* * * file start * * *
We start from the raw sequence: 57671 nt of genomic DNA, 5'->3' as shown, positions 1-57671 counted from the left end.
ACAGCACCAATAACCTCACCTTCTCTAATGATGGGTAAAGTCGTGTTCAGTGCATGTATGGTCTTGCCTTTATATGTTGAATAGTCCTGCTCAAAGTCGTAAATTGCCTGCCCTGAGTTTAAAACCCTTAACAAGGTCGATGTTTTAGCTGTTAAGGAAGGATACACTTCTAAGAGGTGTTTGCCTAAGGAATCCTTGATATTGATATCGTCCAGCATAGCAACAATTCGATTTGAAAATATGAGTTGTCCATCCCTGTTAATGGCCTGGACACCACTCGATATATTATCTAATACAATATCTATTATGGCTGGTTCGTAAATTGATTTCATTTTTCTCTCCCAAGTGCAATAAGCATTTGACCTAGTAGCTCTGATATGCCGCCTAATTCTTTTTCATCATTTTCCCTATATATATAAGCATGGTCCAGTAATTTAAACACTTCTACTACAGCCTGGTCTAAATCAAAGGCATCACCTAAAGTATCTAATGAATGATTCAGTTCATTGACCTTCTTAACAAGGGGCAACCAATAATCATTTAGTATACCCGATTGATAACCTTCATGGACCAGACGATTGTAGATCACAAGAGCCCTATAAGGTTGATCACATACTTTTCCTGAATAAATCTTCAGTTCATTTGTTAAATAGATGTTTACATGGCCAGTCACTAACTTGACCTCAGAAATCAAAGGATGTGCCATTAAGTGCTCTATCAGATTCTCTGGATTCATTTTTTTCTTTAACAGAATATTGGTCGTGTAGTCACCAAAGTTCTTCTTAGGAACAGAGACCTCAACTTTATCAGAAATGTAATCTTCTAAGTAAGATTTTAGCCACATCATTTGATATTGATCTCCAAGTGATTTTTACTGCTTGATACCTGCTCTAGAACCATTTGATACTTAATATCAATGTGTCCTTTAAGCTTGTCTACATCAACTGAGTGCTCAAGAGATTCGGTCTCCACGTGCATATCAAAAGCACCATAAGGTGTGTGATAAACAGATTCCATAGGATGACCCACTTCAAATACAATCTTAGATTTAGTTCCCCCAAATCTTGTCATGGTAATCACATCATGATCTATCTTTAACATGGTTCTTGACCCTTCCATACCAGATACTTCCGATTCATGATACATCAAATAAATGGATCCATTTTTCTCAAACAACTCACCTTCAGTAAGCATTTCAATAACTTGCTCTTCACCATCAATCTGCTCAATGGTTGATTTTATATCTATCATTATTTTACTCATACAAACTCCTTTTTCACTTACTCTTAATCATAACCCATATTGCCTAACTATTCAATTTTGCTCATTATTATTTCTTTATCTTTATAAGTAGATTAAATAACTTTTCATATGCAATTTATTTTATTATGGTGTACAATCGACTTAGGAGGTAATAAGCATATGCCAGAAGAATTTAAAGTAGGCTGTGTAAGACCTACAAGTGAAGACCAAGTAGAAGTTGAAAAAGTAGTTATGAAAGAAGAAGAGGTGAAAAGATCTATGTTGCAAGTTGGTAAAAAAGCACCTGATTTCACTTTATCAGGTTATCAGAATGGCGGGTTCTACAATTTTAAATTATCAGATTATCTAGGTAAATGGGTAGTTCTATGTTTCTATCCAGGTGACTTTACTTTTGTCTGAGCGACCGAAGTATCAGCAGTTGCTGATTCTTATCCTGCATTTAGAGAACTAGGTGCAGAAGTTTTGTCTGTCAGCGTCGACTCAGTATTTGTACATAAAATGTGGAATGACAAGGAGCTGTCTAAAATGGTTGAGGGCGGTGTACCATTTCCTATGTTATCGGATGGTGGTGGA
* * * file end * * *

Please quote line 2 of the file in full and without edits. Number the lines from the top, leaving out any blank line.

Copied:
ACAGCACCAATAACCTCACCTTCTCTAATGATGGGTAAAGTCGTGTTCAGTGCATGTATGGTCTTGCCTTTATATGTTGAATAGTCCTGCTCAAAGTCGTAAATTGCCTGCCCTGAGTTTAAAACCCTTAACAAGGTCGATGTTTTAGCTGTTAAGGAAGGATACACTTCTAAGAGGTGTTTGCCTAAGGAATCCTTGATATTGATATCGTCCAGCATAGCAACAATTCGATTTGAAAATATGAGTTGTCCATCCCTGTTAATGGCCTGGACACCACTCGATATATTATCTAATACAATATCTATTATGGCTGGTTCGTAAATTGATTTCATTTTTCTCTCCCAAGTGCAATAAGCATTTGACCTAGTAGCTCTGATATGCCGCCTAATTCTTTTTCATCATTTTCCCTATATATATAAGCATGGTCCAGTAATTTAAACACTTCTACTACAGCCTGGTCTAAATCAAAGGCATCACCTAAAGTATCTAATGAATGATTCAGTTCATTGACCTTCTTAACAAGGGGCAACCAATAATCATTTAGTATACCCGATTGATAACCTTCATGGACCAGACGATTGTAGATCACAAGAGCCCTATAAGGTTGATCACATACTTTTCCTGAATAAATCTTCAGTTCATTTGTTAAATAGATGTTTACATGGCCAGTCACTAACTTGACCTCAGAAATCAAAGGATGTGCCATTAAGTGCTCTATCAGATTCTCTGGATTCATTTTTTTCTTTAACAGAATATTGGTCGTGTAGTCACCAAAGTTCTTCTTAGGAACAGAGACCTCAACTTTATCAGAAATGTAATCTTCTAAGTAAGATTTTAGCCACATCATTTGATATTGATCTCCAAGTGATTTTTACTGCTTGATACCTGCTCTAGAACCATTTGATACTTAATATCAATGTGTCCTTTAAGCTTGTCTACATCAACTGAGTGCTCAAGAGATTCGGTCTCCACGTGCATATCAAAAGCACCATAAGGTGTGTGATAAACAGATTCCATAGGATGACCCACTTCAAATACAATCTTAGATTTAGTTCCCCCAAATCTTGTCATGGTAATCACATCATGATCTATCTTTAACATGGTTCTTGACCCTTCCATACCAGATACTTCCGATTCATGATACATCAAATAAATGGATCCATTTTTCTCAAACAACTCACCTTCAGTAAGCATTTCAATAACTTGCTCTTCACCATCAATCTGCTCAATGGTTGATTTTATATCTATCATTATTTTACTCATACAAACTCCTTTTTCACTTACTCTTAATCATAACCCATATTGCCTAACTATTCAATTTTGCTCATTATTATTTCTTTATCTTTATAAGTAGATTAAATAACTTTTCATATGCAATTTATTTTATTATGGTGTACAATCGACTTAGGAGGTAATAAGCATATGCCAGAAGAATTTAAAGTAGGCTGTGTAAGACCTACAAGTGAAGACCAAGTAGAAGTTGAAAAAGTAGTTATGAAAGAAGAAGAGGTGAAAAGATCTATGTTGCAAGTTGGTAAAAAAGCACCTGATTTCACTTTATCAGGTTATCAGAATGGCGGGTTCTACAATTTTAAATTATCAGATTATCTAGGTAAATGGGTAGTTCTATGTTTCTATCCAGGTGACTTTACTTTTGTCTGAGCGACCGAAGTATCAGCAGTTGCTGATTCTTATCCTGCATTTAGAGAACTAGGTGCAGAAGTTTTGTCTGTCAGCGTCGACTCAGTATTTGTACATAAAATGTGGAATGACAAGGAGCTGTCTAAAATGGTTGAGGGCGGTGTACCATTTCCTATGTTATCGGATGGTGGTGGA